End of an Era: Coal Investment Drying Up



Now a new report by environmental NGOs is out that shows a huge change in the global energy investment profile. Some key conclusions:

"After a decade of unprecedented expansion, the amount of coal power capacity under development worldwide saw a dramatic drop in 2016, mainly due to shifting policies and economic conditions in China and India, according to a survey by CoalSwarm’s Global Coal Plant Tracker. The drop occurred in all stages of coal plant development, including preconstruction planning, construction starts, and in-progress construction. Key developments include: ■ A 48% drop in pre-construction activity, a 62% drop in construction starts, and a 19% drop in ongoing construction. As of January 2017 the amount of coal power capacity in pre-construction planning was 570 gigawatts (GW), compared to 1,090 GW in January 2016. (A typical coal-fired generating unit is 500 MW, or 0.5 GW, in size, with most power stations having two or more such units.) ■ In China and India, 68 GW of construction is now frozen at over 100 project sites." Boom and Bust 2017TRACKING THE GLOBAL COAL PLANT PIPELINE  2017. 

The driving force on this change is the new economics of energy production. 


Add to this picture, the projections on energy storage costs and it is clear that coal power days are numbered.  Industrialized nations typically use about 50-55% of their installed electricity production capacity to mean the average demand load. The balance is only used for peak periods that require more output. While energy demand is stabilizing in most places, peak energy needs are growing, making this dichotomy worse. Energy storage is starting to work both ends of the demand curve, taking power when it is not needed and saving it for use when it is needed. This along with more distributed energy and mini-grids is changing the energy sector as you read this.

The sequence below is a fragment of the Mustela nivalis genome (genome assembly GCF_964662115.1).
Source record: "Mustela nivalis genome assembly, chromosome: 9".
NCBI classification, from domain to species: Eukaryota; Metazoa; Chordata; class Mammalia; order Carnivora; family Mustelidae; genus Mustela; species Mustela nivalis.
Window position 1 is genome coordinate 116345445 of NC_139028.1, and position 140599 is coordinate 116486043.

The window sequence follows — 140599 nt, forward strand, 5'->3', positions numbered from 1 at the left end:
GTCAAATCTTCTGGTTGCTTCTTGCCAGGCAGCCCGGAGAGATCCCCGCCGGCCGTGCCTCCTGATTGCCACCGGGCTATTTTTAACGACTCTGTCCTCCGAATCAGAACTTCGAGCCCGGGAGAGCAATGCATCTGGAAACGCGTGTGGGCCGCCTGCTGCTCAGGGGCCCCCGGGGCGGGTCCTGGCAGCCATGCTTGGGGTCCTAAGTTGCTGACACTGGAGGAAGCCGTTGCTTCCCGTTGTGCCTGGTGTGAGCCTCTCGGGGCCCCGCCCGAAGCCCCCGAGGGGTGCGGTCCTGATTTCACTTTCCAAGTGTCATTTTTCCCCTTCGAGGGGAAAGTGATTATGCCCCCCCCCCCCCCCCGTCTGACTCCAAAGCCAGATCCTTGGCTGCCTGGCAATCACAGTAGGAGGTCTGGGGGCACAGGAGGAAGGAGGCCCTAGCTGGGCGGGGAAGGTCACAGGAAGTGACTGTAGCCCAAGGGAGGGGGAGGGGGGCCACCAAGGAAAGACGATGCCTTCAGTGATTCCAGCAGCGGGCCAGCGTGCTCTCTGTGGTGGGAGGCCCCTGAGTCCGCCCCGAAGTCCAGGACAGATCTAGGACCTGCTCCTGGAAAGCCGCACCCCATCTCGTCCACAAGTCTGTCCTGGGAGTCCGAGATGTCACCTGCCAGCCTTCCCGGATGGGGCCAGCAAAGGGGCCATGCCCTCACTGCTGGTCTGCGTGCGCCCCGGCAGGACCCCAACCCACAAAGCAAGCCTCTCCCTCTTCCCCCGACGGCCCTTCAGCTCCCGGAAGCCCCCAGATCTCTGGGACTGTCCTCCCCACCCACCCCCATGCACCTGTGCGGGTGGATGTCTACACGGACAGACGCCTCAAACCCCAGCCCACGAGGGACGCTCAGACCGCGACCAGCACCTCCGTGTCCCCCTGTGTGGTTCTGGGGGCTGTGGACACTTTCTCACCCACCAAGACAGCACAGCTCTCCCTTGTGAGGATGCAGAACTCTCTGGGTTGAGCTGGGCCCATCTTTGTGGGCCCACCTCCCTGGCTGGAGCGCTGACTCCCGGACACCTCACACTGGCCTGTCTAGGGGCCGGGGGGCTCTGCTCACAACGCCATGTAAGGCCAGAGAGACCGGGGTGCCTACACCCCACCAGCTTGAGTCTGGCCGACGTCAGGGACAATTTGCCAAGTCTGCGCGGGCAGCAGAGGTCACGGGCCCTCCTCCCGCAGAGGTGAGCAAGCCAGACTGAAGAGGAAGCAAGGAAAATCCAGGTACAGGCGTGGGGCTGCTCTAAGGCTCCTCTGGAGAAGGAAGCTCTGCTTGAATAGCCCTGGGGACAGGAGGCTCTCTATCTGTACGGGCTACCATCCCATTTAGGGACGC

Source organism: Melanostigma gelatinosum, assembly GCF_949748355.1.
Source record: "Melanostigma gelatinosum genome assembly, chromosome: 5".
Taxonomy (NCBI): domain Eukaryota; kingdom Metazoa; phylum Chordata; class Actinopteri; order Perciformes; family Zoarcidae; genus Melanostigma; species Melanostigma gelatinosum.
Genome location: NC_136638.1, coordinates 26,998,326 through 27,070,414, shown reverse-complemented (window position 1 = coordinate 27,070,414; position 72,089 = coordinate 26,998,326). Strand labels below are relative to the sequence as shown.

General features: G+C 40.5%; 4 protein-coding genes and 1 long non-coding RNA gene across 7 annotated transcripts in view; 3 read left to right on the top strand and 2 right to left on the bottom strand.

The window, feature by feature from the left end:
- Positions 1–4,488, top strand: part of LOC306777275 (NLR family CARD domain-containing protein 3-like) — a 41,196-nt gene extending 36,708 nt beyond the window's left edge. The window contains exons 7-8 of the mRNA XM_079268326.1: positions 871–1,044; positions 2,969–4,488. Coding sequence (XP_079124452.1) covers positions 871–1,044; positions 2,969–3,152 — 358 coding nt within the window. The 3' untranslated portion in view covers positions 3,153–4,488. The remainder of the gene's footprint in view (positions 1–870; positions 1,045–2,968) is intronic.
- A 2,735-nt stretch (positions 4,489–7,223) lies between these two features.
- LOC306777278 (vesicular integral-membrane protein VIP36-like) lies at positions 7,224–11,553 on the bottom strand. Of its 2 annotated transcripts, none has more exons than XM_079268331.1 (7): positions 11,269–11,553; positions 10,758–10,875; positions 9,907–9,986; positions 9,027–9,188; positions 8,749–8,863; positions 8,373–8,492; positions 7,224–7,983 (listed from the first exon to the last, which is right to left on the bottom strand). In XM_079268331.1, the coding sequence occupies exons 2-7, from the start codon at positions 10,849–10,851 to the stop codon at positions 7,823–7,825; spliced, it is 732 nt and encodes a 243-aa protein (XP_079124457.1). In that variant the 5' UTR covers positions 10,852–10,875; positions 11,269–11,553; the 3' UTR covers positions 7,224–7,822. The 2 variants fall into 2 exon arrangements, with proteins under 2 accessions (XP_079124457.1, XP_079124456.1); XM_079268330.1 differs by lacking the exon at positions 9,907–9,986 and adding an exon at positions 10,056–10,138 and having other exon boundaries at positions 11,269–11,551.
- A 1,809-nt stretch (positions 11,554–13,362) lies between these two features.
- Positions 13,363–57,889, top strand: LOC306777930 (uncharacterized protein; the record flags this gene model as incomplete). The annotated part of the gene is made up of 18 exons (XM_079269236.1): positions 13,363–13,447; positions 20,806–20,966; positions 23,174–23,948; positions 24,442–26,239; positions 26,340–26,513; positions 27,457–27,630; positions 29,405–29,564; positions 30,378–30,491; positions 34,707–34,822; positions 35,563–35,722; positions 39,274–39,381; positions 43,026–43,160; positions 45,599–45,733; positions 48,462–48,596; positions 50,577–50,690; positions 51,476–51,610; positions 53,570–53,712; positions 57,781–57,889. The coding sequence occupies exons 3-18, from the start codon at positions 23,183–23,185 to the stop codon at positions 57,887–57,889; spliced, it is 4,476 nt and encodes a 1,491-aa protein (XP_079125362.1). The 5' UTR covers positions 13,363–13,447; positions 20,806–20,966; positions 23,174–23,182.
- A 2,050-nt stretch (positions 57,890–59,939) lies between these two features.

Some countries will be winners in these changes and some will be losers. One clear loser at this point is Poland. Due to the political clout of coal miners and the temptations of thousands of patronage jobs in state-owned or controlled energy companies, politicians here have drawn a hard line of resistance to these economic trends. The immediate result is the loss of billions in equity energy investment to make the transition to new energy. Investment in the energy sector is molded by formal and informal forces designed to preserve the role of state-owned and controlled energy companies relying on coal. 

The bitter irony is that this mistake is being done in the name of energy security at the same time that it totally undermines Poland's long-term ability to demand its onw demand for electricity.  


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